As we have seen in the
media this week, EU proposals for a tax on financial transactions have created a storm of debate in the last 24 hours – mainly focusing on political issues. While the full details of the proposed tax are still unclear, it is obvious that a tax on financial
transactions – or payments between banks – would be detrimental for a number of reasons.
While it is important that we all pay taxes to ensure proper funding of public services, a financial transactions tax on banks is bad news for Europe as a whole. With the growth of electronic payments, banks have been able to reduce their costs and help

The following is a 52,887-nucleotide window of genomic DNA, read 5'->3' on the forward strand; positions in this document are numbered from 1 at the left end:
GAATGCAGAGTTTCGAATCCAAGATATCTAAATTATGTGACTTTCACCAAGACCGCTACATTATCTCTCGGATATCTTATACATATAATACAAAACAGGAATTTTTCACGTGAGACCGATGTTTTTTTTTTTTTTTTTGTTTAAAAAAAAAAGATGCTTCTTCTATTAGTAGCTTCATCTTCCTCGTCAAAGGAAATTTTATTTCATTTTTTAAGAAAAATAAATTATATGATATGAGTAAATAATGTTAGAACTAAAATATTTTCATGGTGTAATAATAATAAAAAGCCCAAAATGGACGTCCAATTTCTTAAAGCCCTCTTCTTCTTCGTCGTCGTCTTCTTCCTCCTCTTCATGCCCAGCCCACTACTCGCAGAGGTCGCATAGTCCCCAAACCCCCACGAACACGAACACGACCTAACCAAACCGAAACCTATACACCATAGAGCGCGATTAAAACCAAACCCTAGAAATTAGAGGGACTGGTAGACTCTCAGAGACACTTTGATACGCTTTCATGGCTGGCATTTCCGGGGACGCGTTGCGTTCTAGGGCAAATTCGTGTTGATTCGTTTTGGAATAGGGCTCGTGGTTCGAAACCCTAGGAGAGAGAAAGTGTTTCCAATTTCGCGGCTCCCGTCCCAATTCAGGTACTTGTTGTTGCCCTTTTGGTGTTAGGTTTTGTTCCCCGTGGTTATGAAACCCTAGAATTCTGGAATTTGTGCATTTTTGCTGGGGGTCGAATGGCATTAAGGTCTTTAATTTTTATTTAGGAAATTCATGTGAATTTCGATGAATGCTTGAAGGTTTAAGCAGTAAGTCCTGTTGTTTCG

their customers get access to funds quicker and more cheaply than ever before. By taxing this process, we run the risk of reducing the liquidity of the European economy as banks look to minimise their exposure by conducting fewer transactions. And a lack of
liquidity was ultimately a prime cause of the financial crisis. With banks only just starting to post profits, we should not jeopardise the recovery in Europe.
It is also important to note that this tax may also hamper the ability of nations to adopt SEPA – the Single Euro Payments Area initiative – which the EU is itself pushing. It seems that the EU is seeking to promote the growth of payments with one hand through
SEPA, only to put the brakes on with the other by threatening a tax on SEPA transactions.
I’ll be watching the news closely in September when Janusz Lewandowski, EU budget commissioner, makes his full recommendations about whether such a tax will be introduced.